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Query subscriptions emit data in an incorrect order #793
When using a Query subscription, I think there is an implicit assumption that the last call to
It seems like this ordering was trying to be enforced at the BoxStore level. In the ObjectClassPublisher a concentrated effort is made to ensure that entity id changes are processed in a synchronized fashion by locking it to one thread at a time. In other words, it ensures that changes are emitted to data observers in the order that they were published.
The problem appears within the QueryPublisher because it takes those changes and publishes them to an unbounded thread pool. Once there, it executes the query to get the data, and emits them to all child observers. This is problematic, because there is nothing preventing multiple threads in the pool from querying and emitting data to the child observer. An example best illustrates the problem.
Lets say we have a Box with a list of car brands. For simplicity, imagine only one thread runs at a time.
Now, the query data observer incorrectly believes that the box contains only Toyota instead of Toyota and Lexus.
The way we are currently working around this problem is only using the entity class observers. Then in the observer we have a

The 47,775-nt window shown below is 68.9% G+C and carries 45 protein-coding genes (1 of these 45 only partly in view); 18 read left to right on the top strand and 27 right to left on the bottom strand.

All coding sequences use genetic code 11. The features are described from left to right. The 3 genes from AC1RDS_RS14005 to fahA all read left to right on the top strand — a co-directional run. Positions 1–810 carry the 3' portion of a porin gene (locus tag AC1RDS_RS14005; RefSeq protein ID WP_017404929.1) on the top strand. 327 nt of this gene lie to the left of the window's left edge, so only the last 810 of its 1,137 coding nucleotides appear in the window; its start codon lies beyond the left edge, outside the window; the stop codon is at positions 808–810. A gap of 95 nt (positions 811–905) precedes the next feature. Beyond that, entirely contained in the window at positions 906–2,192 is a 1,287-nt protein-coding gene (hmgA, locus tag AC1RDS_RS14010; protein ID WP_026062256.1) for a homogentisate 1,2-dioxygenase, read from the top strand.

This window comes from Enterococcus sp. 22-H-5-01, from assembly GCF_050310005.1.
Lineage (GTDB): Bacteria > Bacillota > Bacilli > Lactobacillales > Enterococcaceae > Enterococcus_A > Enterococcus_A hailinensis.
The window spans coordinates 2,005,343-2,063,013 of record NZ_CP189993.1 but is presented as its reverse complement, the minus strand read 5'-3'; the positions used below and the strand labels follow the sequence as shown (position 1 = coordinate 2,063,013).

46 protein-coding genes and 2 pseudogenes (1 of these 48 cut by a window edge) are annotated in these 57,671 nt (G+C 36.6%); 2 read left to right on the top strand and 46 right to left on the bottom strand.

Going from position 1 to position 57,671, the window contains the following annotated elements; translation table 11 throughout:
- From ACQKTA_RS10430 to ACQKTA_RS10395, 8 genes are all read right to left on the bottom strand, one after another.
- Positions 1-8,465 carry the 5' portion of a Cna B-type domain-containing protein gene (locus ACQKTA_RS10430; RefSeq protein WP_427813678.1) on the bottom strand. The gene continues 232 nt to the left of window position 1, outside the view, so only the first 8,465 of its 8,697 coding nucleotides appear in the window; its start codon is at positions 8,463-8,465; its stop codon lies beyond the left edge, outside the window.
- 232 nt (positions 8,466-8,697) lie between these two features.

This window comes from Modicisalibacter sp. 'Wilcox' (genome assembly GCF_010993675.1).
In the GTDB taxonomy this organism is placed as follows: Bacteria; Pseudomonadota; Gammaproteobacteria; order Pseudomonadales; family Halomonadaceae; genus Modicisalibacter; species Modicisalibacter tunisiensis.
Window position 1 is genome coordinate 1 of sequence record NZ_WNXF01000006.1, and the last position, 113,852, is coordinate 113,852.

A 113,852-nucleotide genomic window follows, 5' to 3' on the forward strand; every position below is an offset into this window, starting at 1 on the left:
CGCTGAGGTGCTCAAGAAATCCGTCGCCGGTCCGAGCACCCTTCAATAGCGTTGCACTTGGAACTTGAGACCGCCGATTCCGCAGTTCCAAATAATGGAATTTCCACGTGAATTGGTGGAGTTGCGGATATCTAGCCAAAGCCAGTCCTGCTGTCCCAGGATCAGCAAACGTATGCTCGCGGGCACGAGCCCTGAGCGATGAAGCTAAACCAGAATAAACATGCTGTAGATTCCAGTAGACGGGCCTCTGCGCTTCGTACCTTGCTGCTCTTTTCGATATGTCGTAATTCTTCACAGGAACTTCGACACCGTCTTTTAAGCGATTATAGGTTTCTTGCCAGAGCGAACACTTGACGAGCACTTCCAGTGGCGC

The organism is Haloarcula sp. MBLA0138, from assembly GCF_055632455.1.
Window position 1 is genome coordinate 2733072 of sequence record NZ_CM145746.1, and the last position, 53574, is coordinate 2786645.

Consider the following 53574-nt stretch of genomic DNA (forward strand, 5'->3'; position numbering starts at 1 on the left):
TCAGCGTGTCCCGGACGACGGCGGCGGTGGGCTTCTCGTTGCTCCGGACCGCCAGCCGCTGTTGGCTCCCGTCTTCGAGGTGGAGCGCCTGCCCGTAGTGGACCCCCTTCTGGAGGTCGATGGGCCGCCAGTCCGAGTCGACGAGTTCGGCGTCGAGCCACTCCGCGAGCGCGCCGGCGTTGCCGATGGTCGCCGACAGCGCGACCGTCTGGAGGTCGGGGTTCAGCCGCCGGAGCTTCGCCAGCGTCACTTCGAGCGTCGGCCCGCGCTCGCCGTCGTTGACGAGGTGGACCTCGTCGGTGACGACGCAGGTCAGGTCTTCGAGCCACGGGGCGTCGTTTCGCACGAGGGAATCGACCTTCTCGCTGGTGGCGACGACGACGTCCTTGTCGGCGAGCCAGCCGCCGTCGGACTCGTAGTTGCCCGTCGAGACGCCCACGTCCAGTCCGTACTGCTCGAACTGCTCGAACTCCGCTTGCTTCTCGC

Thanks for the detailed report!
I guess the order can be guaranteed by queuing
However, a transformer also runs on the thread pool without guaranteeing order breaking the above fix. (Providing a thread-pool scheduler might break order as well, but here it is an explicit decision by the user.)
If you are talking about synchronously posting to a queue, and then processing out that queue on a thread-pool thread (similar to how its done in the ObjectClassPublisher) then I think that would work fine for all cases except the transformer case you mentioned.
Do you think for the ObjectClassPublisher we should modify the
As for transformations there are a few solutions I could think of:
When I first read this I thought "an asynchronous thread from what?". The DB Change? Currently it means from the change emission thread. Part of the confusion I think stems from
My thinking is to just run the transformation on the already asynchronous thread the change notification is on. In other words, don't use a scheduler unless one is given to you. This would make the comparison to
The downside to this is that the change thread is then held up by however long it takes to do the transform. I'm not sure this is much of a disadvantage, though, because the only situation where this wouldn't apply to all changes anyway (since all query results are transformed) are situations where users are sharing the same query object to create different subscriptions.
All requests to publishers are now queued and processed on a single thread per publisher. This thread is still scheduled on the internal thread pool. Transformers will run on that same publisher thread. So results will be delivered from the same publisher thread, regardless if transformers are used or not.
If the frequency of publish requests is high (e.g. an entity is updated frequently) and is higher than the transform frequency, this may lead to publish requests filling up the queue. To mitigate that
I uploaded the Java sources for
We welcome your feedback.
This looks good to me. The only point that I'd make is this maybe a good time to also address #695.
As a TL;DR the behavior seen in that ticket is due to observers being obtained at the time of notification instead of the time the data changes (AKA when publish is called).